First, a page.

What it really is to be a woman has morphed drastically through centuries. The changing physical silhouettes, the very definition of what ‘femininity’ is and gendered stereotypes life and descend.
“Lying Still” is a project that examines the female identity, sexuality and the ever-evolving structure of womanhood. Using original still life, portraits and found press imagery from the 50s and 60s of natural disasters, ‘macabre scenes’, women performing and modelling for the camera, photographer Birthe Piontek aims to illustrate the psychological landscape of being a woman. Being a girl is a collective experience with personal nuances that expose both our inner desires and fears.
“It started out as a visual diary that accompanied me through my daily life, mostly to process and express the things that were going on for me during that time,” explains Piontek. Over time the project grew into an extensive investigation of the self through photography.
Although primarily focused on portrait photography, still lifes and installations became further experiments with the expressions of female identity. “The still lifes are, like in previous projects, an extension of the portraits,” she says. “The images refer to our dreams, to something unknown, an inner landscape of our minds that is hard to point out and put the finger on.”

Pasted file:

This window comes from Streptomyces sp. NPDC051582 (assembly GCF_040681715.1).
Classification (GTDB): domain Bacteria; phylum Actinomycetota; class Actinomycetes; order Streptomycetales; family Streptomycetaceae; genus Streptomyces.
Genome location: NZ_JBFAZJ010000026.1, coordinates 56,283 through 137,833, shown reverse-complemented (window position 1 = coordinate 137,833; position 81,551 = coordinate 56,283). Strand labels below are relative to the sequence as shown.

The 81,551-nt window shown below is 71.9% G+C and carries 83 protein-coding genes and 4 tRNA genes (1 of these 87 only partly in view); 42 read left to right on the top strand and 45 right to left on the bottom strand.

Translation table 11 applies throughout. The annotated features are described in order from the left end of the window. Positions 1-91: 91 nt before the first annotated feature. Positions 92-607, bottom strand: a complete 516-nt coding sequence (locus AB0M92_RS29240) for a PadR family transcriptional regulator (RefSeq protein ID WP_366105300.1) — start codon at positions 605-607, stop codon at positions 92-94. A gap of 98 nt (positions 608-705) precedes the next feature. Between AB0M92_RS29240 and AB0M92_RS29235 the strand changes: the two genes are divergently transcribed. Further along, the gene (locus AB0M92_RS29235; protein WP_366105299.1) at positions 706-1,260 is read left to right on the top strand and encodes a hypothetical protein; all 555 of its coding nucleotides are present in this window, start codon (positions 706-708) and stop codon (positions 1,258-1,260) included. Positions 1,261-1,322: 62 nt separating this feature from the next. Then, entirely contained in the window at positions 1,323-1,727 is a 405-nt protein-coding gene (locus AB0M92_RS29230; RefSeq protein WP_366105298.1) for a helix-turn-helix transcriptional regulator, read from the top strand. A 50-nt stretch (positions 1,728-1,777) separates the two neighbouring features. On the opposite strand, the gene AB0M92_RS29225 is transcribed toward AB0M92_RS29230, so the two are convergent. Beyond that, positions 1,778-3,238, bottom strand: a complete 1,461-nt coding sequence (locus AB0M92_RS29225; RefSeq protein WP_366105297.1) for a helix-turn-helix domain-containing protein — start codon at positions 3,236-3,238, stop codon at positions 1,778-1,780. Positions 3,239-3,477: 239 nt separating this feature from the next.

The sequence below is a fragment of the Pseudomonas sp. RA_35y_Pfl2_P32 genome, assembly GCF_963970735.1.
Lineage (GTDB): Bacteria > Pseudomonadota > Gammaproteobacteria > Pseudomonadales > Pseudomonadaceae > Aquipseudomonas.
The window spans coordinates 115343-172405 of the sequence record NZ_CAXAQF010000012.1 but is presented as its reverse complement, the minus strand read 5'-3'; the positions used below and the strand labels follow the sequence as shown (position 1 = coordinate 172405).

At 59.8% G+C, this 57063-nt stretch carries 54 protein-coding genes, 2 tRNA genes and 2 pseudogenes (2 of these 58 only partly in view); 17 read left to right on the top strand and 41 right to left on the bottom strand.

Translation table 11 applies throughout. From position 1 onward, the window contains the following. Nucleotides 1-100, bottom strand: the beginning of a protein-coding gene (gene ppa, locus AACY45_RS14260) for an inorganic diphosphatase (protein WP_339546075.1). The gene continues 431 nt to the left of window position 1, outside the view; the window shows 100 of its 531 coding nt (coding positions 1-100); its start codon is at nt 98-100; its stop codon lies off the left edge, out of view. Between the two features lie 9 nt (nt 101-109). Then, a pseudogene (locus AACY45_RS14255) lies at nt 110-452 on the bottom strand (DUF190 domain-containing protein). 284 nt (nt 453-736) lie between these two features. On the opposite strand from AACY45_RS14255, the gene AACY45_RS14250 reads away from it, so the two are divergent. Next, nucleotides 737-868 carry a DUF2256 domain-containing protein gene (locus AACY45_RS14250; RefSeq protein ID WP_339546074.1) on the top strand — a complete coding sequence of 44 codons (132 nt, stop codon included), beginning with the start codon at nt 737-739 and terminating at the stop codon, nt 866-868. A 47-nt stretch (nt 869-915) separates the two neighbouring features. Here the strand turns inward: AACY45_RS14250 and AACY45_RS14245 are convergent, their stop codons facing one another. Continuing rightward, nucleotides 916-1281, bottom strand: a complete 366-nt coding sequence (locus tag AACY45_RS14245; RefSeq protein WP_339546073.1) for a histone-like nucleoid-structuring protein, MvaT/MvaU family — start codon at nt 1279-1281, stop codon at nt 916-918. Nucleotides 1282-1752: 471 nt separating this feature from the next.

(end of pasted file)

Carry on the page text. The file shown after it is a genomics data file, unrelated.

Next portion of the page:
Having worked on portraits and still life for four years, Piontek discovered found black and white imagery of women, and began including them in her project to explore “a broader statement about womanhood and female identity”. She describes the images as a puzzle, that work together to create a larger image of female expression.
Piontek says: “I worked on Lying Still for five years, trying to find my own language and figure out all the puzzle pieces to complete the picture – experimenting with different ways to say it.”